Strengthening Substations: Government schemes and programmes

Government schemes and programmes

Substations and switchgear play a vital role in providing reliable supply. As such, various government schemes have been formulated in India for network strengthening and modernisation in the transmission and distribution segment. The focus of some of these programmes, such as the Integrated Power Development Scheme (IPDS) and Deendayal Upadhyaya Gram Jyoti Yojana (DDUGJY), is on setting up new substations and augmenting the existing ones across distribution utilities in the country. Under DDUGJY, work (including augmentation) has been carried out on 7,179 substations as of December 2021. Meanwhile, under the IPDS, as of February 2022, 991 new substations have been commissioned, and 1,601 have been augmented. Further, the recently launched Revamped Distribution Sector Scheme (RDSS) aims to focus on distribution infrastructure works. Transmission utilities have also been focusing on the expansion of substation capacity to further strengthen the network and enable greater integration of renewable energy. During 2021-22, 78,982 MVA of substation capacity was added by transcos across the central, state and private sectors, vis-à-vis 57,575 MVA in the previous year (at the 220 kV and above level).


Under the IPDS and DDUGJY, distribution utilities have undertaken significant substation capacity addition, as well as augmentation. The IPDS was launched in November 2014, with the aim of increasing the quality and reliability of power supply in urban areas. In terms of financial outlay, a total project cost of Rs 310.74 billion has been sanctioned under the IPDS. Key components of the scheme include strengthening of sub-transmission and distribution networks in urban areas; metering of feeders, distribution transformers and consumers; enterprise resource planning (ERP) and information technology (IT) enablement; provisioning of solar panels and underground cabling; gas-insulated switchgear (GIS) substations at locations with space constraints; and real time-data acquisition system (RT-DAS) projects for accurate measurement of power interruption parameters such as System Average Interruption Duration Index/ System Average Interruption Frequency Index at the 11 kV feeder level. Component-wise, around 91.7 per cent of the sanctioned cost is for system strengthening. Projects covering 547 circles in 33 states/union territories are part of the scheme. Of these, system strengthening works in 546 circles have been successfully completed. Apart from this, Rs 17.65 billion has been earmarked for IT and operational technology projects (such as IT-enablement of towns, ERP, RT-DAS and smart meters) and Rs 8.14 billion for new technologies (such as GIS substations). Since the launch of the IPDS, till February 2022, 991 new substations have been commissioned. Further, capacity augmentation has been carried out at 1,601 existing substations. For GIS substations, the total approved project cost, including the project management agency cost, is Rs 8.14 billion. The total grant approved by the central government is around Rs 5.3 billion, of which Rs 4.5 billion has been released.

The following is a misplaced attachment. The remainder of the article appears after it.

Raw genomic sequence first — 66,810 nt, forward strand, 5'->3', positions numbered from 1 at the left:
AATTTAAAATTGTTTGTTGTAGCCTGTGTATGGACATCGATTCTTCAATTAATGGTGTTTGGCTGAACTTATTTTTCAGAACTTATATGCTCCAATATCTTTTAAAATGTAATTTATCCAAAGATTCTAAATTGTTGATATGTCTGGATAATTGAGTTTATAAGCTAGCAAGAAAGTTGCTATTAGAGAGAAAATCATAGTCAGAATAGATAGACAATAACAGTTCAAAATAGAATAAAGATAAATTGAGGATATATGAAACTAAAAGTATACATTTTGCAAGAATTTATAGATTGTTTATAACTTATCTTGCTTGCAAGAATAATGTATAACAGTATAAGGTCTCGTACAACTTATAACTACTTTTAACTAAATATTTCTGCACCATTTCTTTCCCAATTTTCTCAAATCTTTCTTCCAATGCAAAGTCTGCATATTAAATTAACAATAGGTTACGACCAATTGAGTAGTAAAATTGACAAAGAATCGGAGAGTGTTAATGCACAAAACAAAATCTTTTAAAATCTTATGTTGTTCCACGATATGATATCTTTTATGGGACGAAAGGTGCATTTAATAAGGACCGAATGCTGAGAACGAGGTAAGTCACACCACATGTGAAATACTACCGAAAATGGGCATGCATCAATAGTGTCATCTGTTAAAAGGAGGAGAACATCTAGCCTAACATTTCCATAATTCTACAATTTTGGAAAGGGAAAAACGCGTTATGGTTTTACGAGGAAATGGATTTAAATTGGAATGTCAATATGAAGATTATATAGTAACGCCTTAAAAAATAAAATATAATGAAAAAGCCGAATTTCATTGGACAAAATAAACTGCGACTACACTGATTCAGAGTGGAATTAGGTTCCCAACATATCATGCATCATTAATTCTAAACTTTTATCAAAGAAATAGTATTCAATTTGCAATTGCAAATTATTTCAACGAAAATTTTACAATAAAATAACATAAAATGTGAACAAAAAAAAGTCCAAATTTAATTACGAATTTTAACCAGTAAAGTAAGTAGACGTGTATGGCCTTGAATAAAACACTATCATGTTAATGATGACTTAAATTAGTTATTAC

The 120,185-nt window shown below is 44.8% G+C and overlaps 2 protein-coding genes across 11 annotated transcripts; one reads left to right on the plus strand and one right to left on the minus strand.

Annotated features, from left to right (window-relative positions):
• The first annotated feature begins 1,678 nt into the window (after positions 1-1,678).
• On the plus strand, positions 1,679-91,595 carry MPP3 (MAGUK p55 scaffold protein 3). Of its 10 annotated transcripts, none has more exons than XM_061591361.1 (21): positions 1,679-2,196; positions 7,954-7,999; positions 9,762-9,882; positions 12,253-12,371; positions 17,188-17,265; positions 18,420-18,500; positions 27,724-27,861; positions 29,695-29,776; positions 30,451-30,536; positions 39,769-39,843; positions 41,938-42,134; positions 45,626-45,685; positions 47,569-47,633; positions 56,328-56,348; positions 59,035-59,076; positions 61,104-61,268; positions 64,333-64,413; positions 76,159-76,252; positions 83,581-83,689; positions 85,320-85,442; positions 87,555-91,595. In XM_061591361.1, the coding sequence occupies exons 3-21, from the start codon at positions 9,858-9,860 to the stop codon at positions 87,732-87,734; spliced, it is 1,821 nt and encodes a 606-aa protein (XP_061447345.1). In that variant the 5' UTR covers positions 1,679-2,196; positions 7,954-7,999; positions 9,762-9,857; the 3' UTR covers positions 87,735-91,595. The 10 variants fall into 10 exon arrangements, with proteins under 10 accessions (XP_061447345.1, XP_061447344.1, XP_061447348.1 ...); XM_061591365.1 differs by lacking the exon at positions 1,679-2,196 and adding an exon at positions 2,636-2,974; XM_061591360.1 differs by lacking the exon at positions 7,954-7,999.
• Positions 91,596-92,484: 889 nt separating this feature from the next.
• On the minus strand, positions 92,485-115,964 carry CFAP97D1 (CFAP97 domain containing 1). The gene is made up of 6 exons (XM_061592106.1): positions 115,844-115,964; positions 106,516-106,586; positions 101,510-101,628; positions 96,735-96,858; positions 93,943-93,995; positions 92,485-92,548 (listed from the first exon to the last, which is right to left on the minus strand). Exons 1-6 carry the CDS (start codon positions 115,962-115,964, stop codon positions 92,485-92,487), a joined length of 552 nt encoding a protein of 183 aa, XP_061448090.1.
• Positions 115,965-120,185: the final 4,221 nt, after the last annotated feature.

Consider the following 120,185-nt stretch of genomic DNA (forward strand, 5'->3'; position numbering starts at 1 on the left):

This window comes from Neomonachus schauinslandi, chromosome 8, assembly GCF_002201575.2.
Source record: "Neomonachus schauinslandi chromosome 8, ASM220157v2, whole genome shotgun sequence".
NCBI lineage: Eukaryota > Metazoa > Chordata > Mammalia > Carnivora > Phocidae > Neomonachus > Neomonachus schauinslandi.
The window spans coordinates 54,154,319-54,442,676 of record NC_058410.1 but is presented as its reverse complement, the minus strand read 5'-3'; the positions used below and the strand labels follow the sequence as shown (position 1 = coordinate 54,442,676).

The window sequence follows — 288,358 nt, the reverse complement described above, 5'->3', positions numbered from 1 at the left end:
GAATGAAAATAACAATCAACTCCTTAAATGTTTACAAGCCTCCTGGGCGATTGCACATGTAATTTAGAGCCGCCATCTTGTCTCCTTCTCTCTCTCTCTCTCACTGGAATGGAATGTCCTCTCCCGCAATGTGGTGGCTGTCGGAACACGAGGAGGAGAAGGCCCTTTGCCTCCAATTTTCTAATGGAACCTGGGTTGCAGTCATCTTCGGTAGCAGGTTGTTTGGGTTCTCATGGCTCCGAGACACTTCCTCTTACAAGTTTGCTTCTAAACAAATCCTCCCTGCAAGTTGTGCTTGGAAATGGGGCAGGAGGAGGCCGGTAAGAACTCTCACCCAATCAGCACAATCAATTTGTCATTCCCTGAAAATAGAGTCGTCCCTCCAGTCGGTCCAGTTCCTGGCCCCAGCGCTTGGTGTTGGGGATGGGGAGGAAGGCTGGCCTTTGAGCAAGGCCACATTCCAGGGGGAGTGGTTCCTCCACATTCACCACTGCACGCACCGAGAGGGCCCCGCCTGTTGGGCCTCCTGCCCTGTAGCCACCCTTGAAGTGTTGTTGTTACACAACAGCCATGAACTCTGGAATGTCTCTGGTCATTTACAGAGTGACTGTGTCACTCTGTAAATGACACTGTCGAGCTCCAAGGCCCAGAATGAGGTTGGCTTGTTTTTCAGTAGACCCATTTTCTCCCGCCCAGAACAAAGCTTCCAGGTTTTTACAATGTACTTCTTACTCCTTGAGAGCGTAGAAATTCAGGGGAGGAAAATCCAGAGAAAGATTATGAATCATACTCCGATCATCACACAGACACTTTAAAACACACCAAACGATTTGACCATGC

Meanwhile, the DDUGJY, launched in December 2014, has been focusing on strengthening sub-transmission and distribution networks in rural areas. The key objectives of the scheme include network strengthening, metering, rural electrification, feeder segregation and decentralised, distributed generation. The scheme’s network strengthening plans entail the installation of new substations and augmentation of transformer capacity at existing substations. To this end, the DDUGJY covers the setting up of 2,816 new substations and capacity augmentation of 4,407 substations. As of December 2021, work (including augmentation) has been carried out on 7,179 substations.